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The wavefunction of a free electrons is variously described as a plane wave or a wave packet. I am fairly happy with the wave packet, as it is localised.

But if we change to the electron's rest frame, then there is no direction of motion, and thus the wavefunction must be isotropic, presumably as a Gaussian wavepacket.

Yet the wavepacket supposedly expands over time in real space, permitting it to drop in energy in momentum space.

Does this mean that the free-electron wavefunction is not stable? In its own frame, will it simply expand ad infinitum until it interacts with another particle?

If the electron can continue to expand arbitrarily, then the probability that it retains its original momentum grows vanishingly small, which would deny conservation of momentum for any free particle with a significant path length.

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migrated from Mar 13 '12 at 8:58

If you like this question, you may also enjoy reading this question. – Qmechanic Mar 13 '12 at 19:51
up vote 5 down vote accepted

The magnitudes of the spatial $~$Fourier spectrum (the momentum space) of a spreading localized free field do not change over time. The momentum components stay the same over time except for their phase.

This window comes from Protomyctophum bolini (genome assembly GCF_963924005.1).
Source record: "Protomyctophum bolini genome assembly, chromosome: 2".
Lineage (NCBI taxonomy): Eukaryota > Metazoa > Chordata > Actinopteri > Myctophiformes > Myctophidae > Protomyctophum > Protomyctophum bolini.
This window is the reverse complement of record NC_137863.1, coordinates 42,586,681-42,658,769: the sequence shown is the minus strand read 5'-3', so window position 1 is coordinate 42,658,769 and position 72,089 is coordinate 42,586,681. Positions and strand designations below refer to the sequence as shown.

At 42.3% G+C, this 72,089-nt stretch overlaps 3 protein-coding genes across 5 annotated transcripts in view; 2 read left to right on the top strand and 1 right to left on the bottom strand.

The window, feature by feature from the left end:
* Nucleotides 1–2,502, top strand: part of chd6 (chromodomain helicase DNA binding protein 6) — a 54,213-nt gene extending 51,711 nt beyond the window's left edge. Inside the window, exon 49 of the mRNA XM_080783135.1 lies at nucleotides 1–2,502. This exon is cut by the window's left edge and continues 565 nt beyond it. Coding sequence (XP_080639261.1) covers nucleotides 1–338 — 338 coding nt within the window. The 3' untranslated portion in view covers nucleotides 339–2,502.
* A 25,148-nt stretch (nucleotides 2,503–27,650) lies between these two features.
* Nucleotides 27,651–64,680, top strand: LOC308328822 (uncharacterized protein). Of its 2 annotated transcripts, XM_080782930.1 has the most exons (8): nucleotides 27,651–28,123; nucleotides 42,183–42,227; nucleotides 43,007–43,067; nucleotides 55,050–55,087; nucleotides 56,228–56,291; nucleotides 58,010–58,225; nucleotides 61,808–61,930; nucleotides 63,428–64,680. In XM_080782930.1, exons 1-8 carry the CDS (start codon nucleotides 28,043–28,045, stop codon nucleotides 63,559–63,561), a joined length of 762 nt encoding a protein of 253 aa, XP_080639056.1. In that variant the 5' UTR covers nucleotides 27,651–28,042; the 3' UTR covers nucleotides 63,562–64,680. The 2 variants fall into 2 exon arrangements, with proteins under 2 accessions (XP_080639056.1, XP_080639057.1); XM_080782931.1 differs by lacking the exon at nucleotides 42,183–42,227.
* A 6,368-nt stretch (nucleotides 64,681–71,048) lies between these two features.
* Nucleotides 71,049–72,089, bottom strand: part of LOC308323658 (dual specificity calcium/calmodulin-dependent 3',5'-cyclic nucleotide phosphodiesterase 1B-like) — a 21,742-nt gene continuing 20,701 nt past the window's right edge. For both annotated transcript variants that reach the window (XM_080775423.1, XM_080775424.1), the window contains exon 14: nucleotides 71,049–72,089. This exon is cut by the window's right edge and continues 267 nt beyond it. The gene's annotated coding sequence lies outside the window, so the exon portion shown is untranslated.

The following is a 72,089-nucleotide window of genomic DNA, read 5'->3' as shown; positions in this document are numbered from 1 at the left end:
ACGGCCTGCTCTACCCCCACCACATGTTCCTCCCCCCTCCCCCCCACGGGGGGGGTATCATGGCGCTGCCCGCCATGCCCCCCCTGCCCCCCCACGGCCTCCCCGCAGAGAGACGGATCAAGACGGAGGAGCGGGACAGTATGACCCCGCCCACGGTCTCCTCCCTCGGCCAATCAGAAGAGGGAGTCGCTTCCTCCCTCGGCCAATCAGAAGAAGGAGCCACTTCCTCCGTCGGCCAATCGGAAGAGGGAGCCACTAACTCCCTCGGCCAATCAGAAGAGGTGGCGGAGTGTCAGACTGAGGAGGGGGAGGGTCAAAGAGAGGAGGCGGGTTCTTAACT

The time evolution of each momentum component is of course simply: $e^{-i\sqrt{p^2+m^2}}t$

This may seem to run counter to the Fourier transform scaling rules for a Gaussian but the spreading wave packet isn't a Gaussian. The spreading edges show a wave front indicating the momentum by which they spread. It is the magnitude $\varphi^* \varphi$ of the field which is Gaussian like, the field $\varphi$ itself however is not.

See for instance figure 9.8 here (In the chapter of my book which handles the Klein Gordon equation) The image shows the real and imaginary components of the spreading field as well as the envelope.


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Hans de Vries[1] already answered beautifully, but I'd like to add a wee bit of emphasis:

Is the electron wave function stable? Nope, never. In free space it always spreads.

And as Hans de Vries noted, the momentum components do not change. That is, simply making the wave function larger in xyz space does not automatically imply higher precision of its Fourier momentum components in momentum space. It just creates a different set of phase relationships between them. (I used to ponder this same point.) Schrodinger once hoped stable packets could be created, but he got firmly slapped down by one of his more classical mentors (I forget which one).

To me, this simple incomplete symmetry between the spatial and momentum wave functions is absolutely fascinating. It is so simple and so "almost" symmetric, except for one especially critical difference. It is the same difference that keeps wavefunctions compact in momentum space while letting the Fourier equivalent of the wave function in ordinary xyz space spread without limit: Expanding length in momentum space requires energy, while expanding length in xyz space does not. Therein lies a very interesting tale that as it grows ends up encompassing most of quantum mechanics.

[1] Hans: Alas, I'm still waiting for your complete print version of your quantum textbook. I'd snap up a copy of it from Amazon in about 10 minutes, for just about any price!

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Hi Terry, thank you for your nice words. – Hans de Vries Mar 14 '12 at 11:45

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